Last August, 30 years after the Rubik’s cube first appeared, an international team of researchers proved that no matter how scrambled a cube got, it could be solved in no more than 20 moves. Although the researchers used some clever tricks to avoid evaluating all 43 quintillion of the cube’s possible starting positions, their proof still relied on the equivalent of 35 years’ worth of number crunching on a good modern computer. Unfortunately, for cubes bigger than the standard Rubik’s cube — with, say, four or five squares to a row, rather than three — adequately canvassing starting positions may well be beyond the computational capacity of all the computers in the world. But in a paper to be presented at the 19th Annual European Symposium on Algorithms in September, researchers from MIT, the University of Waterloo and Tufts University establish the mathematical relationship between the number of squares in a cube and the maximum number of moves necessary to solve it. Their method of proof also provides an efficient algorithm for solving a cube that’s in its worst-case state.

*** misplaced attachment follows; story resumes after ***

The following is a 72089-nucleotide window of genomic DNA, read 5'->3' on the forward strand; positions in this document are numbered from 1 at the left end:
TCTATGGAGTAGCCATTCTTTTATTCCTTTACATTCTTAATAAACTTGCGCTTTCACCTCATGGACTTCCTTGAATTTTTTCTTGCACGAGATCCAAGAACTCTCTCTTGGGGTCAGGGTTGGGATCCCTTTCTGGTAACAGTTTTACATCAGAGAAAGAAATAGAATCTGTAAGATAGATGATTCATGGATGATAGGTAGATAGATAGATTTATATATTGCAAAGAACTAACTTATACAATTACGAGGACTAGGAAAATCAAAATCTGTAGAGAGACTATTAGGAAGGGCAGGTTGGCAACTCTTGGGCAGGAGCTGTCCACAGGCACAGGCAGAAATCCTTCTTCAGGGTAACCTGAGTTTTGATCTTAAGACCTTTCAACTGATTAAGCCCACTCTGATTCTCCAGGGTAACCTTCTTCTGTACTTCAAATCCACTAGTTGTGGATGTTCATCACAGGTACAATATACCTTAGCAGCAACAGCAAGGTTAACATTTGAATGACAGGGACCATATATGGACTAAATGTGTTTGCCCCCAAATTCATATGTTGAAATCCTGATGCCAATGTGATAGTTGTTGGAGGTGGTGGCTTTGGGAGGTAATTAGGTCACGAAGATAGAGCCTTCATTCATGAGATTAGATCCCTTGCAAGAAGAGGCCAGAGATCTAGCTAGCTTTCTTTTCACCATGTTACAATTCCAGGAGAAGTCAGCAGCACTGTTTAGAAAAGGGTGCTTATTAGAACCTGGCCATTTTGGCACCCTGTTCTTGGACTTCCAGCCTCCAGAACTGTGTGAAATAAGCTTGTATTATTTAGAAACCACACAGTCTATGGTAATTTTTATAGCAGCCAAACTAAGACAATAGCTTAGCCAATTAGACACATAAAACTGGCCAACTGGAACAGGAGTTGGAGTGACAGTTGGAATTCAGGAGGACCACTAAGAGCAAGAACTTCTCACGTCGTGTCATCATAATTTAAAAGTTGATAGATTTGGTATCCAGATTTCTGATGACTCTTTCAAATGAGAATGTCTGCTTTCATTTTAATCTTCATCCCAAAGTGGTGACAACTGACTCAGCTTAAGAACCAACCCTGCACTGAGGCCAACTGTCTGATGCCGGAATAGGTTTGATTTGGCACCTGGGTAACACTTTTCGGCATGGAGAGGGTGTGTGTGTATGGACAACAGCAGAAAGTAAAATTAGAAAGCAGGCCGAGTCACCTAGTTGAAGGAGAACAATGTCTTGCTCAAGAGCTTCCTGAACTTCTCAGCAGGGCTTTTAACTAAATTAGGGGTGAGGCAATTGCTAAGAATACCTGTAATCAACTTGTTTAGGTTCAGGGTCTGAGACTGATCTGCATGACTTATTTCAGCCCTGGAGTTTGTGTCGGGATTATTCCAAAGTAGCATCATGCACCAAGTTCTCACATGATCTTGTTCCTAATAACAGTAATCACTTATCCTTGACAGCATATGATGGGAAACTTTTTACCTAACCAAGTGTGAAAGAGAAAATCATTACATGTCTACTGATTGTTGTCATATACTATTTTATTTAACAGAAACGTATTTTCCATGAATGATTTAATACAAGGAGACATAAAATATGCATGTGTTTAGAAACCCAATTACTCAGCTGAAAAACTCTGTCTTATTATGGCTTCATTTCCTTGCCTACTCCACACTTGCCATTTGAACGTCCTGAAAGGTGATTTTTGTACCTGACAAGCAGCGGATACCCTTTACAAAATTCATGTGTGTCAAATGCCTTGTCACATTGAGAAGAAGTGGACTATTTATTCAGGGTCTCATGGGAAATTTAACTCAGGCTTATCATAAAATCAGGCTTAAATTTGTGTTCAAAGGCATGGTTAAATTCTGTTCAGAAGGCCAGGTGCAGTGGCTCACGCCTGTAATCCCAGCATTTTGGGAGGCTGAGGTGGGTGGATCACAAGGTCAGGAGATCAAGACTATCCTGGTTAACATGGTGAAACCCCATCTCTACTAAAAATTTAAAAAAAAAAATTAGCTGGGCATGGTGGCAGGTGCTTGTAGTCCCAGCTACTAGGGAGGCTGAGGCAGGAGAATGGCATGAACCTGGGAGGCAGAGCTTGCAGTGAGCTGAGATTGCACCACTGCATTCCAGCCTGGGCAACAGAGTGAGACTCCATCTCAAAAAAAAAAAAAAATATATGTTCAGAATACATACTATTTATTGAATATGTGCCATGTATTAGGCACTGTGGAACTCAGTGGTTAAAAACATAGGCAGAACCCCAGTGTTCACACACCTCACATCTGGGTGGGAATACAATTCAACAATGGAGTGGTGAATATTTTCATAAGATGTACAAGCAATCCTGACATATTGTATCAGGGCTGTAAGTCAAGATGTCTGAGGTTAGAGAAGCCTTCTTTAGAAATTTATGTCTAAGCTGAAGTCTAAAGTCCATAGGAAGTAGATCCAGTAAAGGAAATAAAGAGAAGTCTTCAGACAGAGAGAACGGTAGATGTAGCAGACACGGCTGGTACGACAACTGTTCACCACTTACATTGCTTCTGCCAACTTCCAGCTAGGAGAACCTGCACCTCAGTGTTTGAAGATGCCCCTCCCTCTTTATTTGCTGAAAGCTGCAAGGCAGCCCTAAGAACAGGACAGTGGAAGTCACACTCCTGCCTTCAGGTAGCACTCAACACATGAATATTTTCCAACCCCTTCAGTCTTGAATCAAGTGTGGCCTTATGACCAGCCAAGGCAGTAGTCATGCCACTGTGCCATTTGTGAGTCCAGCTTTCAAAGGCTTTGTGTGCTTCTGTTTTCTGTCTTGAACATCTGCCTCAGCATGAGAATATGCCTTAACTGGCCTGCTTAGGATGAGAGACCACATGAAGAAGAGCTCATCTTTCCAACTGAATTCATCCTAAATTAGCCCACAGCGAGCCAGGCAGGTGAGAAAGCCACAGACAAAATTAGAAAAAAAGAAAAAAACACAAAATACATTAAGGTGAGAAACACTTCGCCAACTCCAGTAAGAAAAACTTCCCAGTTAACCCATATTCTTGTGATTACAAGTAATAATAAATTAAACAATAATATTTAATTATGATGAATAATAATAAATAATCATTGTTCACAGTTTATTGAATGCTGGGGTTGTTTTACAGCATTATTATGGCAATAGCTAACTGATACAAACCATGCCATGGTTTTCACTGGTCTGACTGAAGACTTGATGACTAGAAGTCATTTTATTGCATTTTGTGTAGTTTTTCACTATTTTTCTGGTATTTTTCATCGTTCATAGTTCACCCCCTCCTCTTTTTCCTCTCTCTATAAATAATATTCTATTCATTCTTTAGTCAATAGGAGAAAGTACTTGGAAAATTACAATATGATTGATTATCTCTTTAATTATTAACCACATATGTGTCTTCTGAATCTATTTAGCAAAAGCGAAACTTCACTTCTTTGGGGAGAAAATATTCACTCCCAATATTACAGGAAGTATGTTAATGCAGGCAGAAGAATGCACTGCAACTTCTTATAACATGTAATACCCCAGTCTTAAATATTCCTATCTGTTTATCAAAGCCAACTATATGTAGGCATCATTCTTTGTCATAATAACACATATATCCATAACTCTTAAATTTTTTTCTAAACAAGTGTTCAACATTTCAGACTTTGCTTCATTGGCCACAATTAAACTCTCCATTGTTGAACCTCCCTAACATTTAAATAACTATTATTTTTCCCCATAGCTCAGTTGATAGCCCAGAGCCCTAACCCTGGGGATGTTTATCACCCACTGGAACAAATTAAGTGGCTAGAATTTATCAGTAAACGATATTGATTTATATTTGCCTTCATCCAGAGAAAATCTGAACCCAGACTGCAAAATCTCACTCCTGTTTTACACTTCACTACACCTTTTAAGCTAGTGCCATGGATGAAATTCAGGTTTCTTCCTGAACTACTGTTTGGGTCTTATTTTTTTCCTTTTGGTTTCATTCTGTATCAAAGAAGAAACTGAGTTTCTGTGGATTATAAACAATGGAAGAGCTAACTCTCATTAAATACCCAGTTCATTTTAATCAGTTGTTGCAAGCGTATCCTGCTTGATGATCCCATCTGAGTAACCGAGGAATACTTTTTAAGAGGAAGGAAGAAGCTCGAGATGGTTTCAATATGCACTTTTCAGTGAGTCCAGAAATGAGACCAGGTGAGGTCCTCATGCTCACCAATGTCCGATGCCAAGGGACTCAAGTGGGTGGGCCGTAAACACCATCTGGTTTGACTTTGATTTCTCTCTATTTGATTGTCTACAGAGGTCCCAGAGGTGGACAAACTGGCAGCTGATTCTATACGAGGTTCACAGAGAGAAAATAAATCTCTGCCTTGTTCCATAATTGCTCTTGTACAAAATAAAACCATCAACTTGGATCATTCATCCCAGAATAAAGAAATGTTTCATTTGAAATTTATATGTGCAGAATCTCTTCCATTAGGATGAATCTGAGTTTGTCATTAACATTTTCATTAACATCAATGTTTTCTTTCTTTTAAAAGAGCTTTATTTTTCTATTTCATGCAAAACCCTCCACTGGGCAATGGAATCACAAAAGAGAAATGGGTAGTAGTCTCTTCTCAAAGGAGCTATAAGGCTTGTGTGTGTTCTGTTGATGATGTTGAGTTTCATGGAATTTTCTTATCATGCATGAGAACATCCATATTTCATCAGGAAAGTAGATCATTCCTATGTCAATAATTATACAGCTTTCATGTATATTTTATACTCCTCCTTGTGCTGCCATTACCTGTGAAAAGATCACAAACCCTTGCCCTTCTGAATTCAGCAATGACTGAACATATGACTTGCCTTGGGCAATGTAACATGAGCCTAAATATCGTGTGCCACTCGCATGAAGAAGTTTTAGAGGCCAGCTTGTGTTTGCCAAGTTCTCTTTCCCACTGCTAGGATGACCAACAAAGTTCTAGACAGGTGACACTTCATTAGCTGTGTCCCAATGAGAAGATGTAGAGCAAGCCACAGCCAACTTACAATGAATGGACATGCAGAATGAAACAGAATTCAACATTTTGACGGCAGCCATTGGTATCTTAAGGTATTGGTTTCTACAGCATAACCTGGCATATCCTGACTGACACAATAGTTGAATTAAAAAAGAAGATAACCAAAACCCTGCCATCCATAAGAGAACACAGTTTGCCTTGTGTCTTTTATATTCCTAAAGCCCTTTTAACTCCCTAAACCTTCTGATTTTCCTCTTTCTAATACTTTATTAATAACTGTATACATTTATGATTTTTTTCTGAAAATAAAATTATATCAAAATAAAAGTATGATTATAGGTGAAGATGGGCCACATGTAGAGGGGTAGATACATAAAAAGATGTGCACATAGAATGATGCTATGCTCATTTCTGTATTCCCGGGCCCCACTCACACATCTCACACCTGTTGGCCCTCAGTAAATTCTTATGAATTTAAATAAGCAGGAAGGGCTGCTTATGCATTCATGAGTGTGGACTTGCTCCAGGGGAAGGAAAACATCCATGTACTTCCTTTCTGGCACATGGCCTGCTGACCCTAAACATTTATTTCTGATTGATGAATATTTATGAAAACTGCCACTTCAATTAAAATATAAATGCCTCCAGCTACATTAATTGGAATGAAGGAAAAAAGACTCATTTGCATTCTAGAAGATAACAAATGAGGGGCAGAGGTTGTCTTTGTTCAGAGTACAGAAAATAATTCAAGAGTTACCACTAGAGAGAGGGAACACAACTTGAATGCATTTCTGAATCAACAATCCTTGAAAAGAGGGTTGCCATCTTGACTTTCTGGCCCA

More here The math of the Rubik’s cube.